For Honor Preview
Dynasty Warriors ain't got nothin' on For Honor!
Despite the fact that I do minor research on what to expect at E3 every year, I had never heard of the game, For Honor, before stepping into Ubisoft's booth. Imagine my surprise to learn that it's a third-person medieval combat game that pits teams of four players against each other in epic battles. Even better is the non-traditional combat system where patience and timing are rewarded rather than superior gear and the ability to spam attacks.
For Honor eschews the fantasy aspect of most medieval games in favor of brutal combat and semi-realistic battles. Since this game is early in the development stage, I wasn't told about the story or even if it has a single-player campaign. What I did experience, however, was lots of bloodletting in a fun online multiplayer mode that reminded me of a thinking man's version of Dynasty Warriors.
Before the battle began, I was given the lowdown on how my heavily-armored knight controlled. Pressing the guard shoulder button put my character into guard stance, which is the main stance of combat. In this stance, I can attack from the top, left, or right, and the only way for my attacks to be blocked is if my opponent blocks in the same direction. If I see the enemy blocking high, I should match this so I automatically block any of his oncoming attacks. However, the enemy could quickly switch to the left or right and inflict damage if I don't also switch to the same direction while blocking.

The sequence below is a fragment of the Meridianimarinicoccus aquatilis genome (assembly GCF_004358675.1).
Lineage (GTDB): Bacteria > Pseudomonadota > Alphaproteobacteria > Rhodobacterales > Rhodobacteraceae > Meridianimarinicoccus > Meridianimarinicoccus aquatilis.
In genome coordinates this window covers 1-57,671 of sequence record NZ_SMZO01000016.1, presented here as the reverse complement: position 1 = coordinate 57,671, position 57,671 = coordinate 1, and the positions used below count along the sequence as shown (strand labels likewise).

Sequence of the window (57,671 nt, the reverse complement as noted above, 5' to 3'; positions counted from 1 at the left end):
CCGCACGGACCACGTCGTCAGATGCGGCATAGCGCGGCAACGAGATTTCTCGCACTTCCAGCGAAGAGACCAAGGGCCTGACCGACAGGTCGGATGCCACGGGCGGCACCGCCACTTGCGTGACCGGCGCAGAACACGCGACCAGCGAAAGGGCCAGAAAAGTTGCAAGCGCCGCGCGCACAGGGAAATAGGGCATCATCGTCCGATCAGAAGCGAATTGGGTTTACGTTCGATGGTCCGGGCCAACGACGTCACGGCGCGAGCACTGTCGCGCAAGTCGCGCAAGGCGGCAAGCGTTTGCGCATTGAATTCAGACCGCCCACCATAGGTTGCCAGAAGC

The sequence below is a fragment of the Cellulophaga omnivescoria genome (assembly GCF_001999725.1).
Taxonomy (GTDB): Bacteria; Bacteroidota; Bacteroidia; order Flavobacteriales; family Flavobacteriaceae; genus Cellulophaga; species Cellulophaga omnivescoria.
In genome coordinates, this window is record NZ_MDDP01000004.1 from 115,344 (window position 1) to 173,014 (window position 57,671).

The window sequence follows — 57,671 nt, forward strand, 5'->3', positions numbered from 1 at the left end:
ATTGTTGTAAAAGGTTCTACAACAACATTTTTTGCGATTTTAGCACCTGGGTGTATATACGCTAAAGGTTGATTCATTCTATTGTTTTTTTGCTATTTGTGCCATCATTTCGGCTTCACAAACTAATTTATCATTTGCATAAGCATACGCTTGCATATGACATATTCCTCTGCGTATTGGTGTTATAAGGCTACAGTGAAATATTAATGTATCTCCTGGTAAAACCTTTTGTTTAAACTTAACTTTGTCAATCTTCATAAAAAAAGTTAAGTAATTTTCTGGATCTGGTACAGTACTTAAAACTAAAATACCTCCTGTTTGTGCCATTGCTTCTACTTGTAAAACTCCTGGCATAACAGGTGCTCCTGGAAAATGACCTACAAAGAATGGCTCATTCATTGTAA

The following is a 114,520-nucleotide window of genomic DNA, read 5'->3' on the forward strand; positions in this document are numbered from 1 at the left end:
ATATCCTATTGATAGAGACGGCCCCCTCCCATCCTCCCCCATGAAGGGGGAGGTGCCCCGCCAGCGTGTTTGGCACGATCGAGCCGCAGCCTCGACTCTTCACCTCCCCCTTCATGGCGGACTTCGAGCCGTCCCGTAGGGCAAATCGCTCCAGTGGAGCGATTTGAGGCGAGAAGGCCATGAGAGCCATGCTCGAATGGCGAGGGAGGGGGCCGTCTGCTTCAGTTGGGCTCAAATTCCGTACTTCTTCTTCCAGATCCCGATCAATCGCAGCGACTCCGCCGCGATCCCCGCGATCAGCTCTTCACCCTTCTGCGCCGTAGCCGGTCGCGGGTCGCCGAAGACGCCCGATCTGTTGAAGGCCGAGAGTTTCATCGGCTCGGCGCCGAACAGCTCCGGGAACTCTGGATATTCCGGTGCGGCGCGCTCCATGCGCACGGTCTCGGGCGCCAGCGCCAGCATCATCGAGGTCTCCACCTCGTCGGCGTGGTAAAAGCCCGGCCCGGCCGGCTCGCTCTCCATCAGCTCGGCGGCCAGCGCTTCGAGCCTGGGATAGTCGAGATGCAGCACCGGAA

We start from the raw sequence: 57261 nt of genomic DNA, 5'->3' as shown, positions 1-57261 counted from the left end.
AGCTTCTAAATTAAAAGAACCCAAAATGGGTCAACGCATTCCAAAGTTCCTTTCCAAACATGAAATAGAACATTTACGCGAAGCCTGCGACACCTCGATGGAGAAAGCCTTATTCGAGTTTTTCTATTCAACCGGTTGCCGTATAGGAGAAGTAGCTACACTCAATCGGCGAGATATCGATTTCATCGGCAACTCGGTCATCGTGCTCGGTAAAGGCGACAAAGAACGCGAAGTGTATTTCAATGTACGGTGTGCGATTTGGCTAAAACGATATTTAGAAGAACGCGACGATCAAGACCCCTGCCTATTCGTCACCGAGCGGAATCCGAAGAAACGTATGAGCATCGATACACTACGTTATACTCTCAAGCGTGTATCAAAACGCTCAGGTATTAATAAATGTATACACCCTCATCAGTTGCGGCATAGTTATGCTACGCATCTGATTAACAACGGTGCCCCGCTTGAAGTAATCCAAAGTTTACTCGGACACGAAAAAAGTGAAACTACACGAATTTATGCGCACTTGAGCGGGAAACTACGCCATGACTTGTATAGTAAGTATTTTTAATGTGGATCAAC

Basic attacks can also be made while not in blocking stance, but they inflict very little damage and are only good for killing AI-controlled peons. Other useful abilities when not in blocking stance include rolling out of the way of enemy attacks, sprinting to other locations, and calling in arrow strikes and other massive AoE attacks, which work similar to the perks in CoD. It's also possible to revive teammates during battle which comes in handy.
After the tutorial, I jumped right into Dominion mode which pits four players against four opponents and also tosses in a virtual cornucopia full of AI peons. The goal is to reach 1000 points first, and that requires controlling all three zones and slaughtering the enemy. At first we all rushed forward and met in the middle, but eventually players discovered the nuances of peeling off and taking zones by themselves or with another teammate. Wading into battle and slaying smaller enemies is very empowering, but I tried not to let it go to my head as battling real opponents was much more difficult.
At first, fighting human-controlled enemies seemed like a medieval version of rock-paper-scissors as we both tried to match each others stances to block incoming attacks. There was a lot of sword clanging as our steel blades bounced off of each other, but then I started trying to outwit my opponents by faking a stance and then quickly switch to another attack. The key is being unpredictable but also anticipating the enemy's moves. This tactic worked pretty well until another enemy rushed in and I was two-teamed to my bloody demise.
I didn't know about For Honor when I walked into Ubisoft's booth, and now it's one of my most-anticipated games. My only complaint is that I didn't get to wade into battle as a samurai!